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Federal Member for Gippsland Darren Chester says the public must have an opportunity to help shape the business case for faster rail between Traralgon and Melbourne.

Mr Chester said he had been advised the National Faster Rail Agency (NFRA) was working with officials in Victoria on the scope, timing and funding arrangements for the business case.

“I understand officials have been in Gippsland to meet with local representatives, including from the council, to understand the issues and challenges our rail users face,” Mr Chester said.

“They also looked at the opportunities to work together to speed up the rail journey between Traralgon and the city. This includes working out what upgrades and future works are needed to introduce faster rail services and cut travel times along this corridor.

“I hope regular rail users will also get an opportunity to provide input during this process, as they are arguably the ones most experienced with this service and see it at its best and worst.

“I have no doubt local commuters would put forward valuable ideas and suggestions.”

The Federal Government established the National Faster Rail Agency (NFRA) in July last year to help deliver its 20-year Fast Rail Plan to connect capital cities and key regional cities with fast rail.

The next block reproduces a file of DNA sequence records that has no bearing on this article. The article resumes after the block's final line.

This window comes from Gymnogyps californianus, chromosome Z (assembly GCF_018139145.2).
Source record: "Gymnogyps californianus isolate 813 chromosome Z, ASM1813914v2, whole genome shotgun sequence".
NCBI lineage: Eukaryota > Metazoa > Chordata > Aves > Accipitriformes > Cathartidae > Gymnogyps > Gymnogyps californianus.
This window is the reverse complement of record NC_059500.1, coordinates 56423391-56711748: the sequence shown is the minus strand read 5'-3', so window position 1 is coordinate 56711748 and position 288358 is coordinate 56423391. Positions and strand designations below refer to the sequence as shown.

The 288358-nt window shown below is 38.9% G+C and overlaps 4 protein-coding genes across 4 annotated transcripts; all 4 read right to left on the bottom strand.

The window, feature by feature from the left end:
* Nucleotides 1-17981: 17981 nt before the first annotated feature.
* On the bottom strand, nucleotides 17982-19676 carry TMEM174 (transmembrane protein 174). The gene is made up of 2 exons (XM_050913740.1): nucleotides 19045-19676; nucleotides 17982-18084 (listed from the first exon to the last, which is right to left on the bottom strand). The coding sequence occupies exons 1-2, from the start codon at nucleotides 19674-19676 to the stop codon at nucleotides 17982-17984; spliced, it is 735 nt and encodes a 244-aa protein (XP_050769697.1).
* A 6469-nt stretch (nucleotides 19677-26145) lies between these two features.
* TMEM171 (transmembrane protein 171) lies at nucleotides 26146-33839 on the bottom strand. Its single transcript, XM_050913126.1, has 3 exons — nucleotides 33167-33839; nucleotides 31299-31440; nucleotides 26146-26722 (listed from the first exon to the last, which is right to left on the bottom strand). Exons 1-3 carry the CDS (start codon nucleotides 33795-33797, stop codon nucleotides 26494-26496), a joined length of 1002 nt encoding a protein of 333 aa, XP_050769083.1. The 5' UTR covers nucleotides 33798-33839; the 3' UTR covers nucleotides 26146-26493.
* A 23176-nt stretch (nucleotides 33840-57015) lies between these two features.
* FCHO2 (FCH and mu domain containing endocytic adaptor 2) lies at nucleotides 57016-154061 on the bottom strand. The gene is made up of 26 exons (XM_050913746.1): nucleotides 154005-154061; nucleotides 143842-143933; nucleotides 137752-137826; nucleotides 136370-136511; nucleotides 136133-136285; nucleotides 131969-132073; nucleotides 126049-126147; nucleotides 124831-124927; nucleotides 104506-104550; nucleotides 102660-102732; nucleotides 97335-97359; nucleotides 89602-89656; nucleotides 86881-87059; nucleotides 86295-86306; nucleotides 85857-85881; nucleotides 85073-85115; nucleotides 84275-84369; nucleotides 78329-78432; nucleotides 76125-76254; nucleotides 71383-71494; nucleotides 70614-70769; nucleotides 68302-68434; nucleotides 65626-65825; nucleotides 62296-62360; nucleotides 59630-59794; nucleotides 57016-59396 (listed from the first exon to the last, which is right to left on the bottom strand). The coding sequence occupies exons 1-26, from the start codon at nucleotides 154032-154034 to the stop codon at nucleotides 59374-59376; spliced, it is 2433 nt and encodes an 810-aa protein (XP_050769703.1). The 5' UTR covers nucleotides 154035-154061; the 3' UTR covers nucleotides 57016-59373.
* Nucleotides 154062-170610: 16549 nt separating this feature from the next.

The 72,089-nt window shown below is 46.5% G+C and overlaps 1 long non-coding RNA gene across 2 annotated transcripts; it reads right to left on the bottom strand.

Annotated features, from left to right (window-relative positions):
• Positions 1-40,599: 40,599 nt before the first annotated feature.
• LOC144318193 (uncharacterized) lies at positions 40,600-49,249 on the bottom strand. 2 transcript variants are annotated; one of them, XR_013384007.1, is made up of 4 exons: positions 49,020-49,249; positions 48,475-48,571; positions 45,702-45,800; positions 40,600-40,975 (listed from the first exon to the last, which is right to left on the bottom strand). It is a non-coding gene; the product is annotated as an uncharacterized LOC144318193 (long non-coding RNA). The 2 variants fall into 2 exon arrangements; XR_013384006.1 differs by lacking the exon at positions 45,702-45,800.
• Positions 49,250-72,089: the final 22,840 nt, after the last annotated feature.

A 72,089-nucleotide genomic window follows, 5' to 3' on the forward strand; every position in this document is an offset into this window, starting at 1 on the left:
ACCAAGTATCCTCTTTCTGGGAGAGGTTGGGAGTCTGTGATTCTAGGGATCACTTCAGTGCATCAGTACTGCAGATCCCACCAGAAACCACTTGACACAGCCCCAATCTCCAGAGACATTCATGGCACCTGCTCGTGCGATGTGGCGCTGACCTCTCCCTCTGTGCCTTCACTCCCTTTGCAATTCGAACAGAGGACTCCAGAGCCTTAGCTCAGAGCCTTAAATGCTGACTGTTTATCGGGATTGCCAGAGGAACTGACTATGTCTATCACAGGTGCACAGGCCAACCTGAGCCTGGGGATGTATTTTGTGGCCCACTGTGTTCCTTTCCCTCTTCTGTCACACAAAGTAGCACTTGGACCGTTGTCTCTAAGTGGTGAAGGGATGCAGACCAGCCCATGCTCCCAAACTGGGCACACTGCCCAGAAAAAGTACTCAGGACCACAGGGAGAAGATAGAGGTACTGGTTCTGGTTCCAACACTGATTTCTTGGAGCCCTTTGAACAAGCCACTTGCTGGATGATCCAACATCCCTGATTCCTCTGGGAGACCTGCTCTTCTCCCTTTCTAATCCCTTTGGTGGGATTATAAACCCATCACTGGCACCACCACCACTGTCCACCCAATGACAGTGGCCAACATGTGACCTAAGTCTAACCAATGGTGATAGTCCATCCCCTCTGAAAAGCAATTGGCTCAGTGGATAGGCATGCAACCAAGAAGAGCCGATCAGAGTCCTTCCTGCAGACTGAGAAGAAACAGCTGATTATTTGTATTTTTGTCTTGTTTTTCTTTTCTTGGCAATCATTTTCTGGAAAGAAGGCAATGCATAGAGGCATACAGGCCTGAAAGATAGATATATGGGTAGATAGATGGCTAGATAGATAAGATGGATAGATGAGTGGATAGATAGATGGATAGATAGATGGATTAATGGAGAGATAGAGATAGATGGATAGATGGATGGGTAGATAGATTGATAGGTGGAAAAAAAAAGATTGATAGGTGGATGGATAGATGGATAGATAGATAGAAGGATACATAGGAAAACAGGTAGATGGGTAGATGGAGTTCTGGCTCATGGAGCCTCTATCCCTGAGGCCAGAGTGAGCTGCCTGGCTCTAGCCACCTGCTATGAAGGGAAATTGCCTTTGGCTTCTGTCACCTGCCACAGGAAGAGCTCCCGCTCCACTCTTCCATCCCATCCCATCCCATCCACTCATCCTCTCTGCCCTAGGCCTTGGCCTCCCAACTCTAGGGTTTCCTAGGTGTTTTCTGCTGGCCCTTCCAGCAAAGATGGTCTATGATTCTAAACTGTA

The Federal Government put aside $40 million in last year’s budget to undertake five faster rail business cases, including $8 million for planning a fast rail link to Traralgon.

This investment is in addition to the $504 million secured by Mr Chester, as the then-Federal Infrastructure and Transport Minister, toward a $530 million rail infrastructure upgrade of the Gippsland line.

The upgrade includes replacing the Avon River rail bridge at Stratford and duplicating sections between Traralgon and Bunyip to allow faster and more frequent services for passengers.

“For the many commuters in Gippsland and the Latrobe Valley who go to Melbourne regularly, faster rail has the potential to significantly improve their quality of life by allowing them to spend more time at home,” Mr Chester said.

“Shorter travel times between regional areas and the city can also revitalise small communities by enabling people to move to regional areas, but keep their job in the city.”



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